‘Lost Stars’ Manga Interview With Yusaku Komiyama

Dan Brooks over at StarWars.com, has been talking to Yusaku Komiyama about his Manga adaptation of ‘Lost Stars‘ by Claudia Gray.

Spoiler warning: This article discusses plot points and details from Lost Stars.

For many fans, Claudia Gray’s 2015 Young Adult novel Lost Stars remains a favorite among the works collected on their Star Wars bookshelf. It’s the story of Thane Kyrell and Ciena Ree, two childhood friends who enroll in the Imperial Academy — and what happens when one defects to the Rebellion. As such, Lost Stars captures the feel of classic Star Wars, but with new complexities; in focusing on these new characters in the timeframe of the original trilogy, it shows the personal, moral, and cultural strains that result from the Empire’s tyranny, as well as the cost of fighting back.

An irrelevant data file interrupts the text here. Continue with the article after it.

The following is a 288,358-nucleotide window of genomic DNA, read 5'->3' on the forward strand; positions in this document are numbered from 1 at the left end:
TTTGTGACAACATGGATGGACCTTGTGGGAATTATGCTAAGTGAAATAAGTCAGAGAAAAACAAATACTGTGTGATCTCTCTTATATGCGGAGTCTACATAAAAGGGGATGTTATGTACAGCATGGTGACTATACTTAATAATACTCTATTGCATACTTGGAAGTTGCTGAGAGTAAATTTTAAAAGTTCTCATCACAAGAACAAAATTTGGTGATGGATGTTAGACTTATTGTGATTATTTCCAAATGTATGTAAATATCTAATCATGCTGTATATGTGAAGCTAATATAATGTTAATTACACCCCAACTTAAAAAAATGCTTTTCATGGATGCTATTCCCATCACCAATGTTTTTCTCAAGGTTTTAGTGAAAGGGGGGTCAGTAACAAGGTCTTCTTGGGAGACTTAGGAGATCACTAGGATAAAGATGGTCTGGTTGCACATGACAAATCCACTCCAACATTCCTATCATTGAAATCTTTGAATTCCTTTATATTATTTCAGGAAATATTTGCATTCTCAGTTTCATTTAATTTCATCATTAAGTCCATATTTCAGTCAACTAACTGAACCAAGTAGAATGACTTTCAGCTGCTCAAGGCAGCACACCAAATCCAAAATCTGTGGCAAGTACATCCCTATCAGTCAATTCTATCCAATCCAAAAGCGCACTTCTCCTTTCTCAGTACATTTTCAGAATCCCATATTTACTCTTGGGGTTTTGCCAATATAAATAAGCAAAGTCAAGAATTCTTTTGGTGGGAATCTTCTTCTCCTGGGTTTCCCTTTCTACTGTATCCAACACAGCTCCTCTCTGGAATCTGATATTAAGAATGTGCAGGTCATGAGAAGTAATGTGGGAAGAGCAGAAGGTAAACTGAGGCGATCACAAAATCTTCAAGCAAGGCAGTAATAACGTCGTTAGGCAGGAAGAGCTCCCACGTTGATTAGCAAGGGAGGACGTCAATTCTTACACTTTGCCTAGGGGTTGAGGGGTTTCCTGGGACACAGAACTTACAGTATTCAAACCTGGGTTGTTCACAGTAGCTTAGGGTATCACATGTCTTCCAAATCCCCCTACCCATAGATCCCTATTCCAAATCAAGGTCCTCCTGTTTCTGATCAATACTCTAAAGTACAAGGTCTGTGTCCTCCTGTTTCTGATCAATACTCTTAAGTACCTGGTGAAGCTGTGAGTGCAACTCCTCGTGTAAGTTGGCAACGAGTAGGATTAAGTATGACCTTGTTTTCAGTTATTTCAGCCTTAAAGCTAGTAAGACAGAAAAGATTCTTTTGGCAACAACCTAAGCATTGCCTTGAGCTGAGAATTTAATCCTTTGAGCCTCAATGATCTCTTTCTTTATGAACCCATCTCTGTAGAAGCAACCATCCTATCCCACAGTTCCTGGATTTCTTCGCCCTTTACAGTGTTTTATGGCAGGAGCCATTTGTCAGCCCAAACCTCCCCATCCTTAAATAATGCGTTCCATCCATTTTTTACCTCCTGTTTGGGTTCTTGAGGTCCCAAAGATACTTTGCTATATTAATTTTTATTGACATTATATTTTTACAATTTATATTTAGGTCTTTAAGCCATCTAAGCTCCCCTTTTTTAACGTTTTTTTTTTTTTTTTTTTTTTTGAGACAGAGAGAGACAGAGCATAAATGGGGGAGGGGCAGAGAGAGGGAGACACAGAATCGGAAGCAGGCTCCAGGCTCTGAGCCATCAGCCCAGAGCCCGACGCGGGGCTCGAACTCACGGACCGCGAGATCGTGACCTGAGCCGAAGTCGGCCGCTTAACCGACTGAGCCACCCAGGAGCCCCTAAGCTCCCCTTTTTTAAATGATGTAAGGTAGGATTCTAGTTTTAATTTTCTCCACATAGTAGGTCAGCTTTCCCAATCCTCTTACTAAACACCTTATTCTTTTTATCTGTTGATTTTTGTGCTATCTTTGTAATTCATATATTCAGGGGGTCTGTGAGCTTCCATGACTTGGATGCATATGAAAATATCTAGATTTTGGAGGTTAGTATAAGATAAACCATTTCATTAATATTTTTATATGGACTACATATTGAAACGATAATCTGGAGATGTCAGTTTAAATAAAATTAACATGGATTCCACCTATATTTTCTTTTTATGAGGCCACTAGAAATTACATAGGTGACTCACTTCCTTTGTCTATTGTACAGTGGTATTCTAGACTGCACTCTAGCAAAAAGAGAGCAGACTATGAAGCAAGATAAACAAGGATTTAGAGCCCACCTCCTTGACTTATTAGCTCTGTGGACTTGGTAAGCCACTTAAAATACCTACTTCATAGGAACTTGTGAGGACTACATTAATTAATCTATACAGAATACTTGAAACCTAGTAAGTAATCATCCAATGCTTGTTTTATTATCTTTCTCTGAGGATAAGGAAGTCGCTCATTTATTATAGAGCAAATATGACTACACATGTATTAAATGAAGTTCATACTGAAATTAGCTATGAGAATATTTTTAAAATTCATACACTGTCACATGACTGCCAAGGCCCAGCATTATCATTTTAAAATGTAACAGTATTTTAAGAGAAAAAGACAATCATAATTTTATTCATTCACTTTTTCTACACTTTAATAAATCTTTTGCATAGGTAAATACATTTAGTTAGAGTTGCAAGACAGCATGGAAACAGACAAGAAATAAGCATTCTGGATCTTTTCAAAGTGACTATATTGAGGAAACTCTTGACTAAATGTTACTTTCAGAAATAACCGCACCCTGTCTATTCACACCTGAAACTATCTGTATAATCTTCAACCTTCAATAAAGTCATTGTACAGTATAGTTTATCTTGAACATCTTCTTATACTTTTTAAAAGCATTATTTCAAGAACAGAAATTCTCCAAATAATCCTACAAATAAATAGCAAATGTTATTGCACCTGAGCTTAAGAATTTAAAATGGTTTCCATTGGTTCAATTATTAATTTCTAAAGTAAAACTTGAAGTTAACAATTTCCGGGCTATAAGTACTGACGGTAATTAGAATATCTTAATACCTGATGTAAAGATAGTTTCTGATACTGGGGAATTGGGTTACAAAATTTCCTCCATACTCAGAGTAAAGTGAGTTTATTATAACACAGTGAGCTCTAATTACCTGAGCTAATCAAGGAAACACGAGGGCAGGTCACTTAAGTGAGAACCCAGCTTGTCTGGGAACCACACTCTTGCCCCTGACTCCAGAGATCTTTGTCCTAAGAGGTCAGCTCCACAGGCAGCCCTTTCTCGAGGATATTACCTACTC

If you love Lost Stars, or have been wanting to give it a try, there’s some very good news: Lucasfilm and Yen Press recently released a manga adaptation of Lost Stars, originally published digitally on the LINE app in Japan. Illustrated and adapted by Yusaku Komiyama, it’s beautiful. Komiyama’s art bristles with energy, from her zooming starfighters to Ciena’s laser-focused eyes. The quiet and emotional moments, however, linger with room to breathe, like Thane’s thunderbolt-struck first sight of Ciena in their younger years. As a whole, it’s an entirely new way to experience Lost Stars, and a rewarding one. StarWars.com had the chance to speak with Komiyama during a visit to Lucasfilm in San Francisco, discussing her approach to adapting Lost Stars, illustrating Thane and Ciena as well as Star Wars legends, and the unique perspectives of the book’s story. Here are five insights from the Japan-based artist and writer.

If you haven’t read ‘Lost Stars’ already, we recommend it very highly and please be aware before you click-through to StarWars.com to read the interview, it does contain spoilers.

Steve Galloway
Steve was 5 years old when he saw Star Wars for the first time during its first UK cinema release. He considers himself a first generation Star Wars fan and in his own words is a ‘Child of 77’.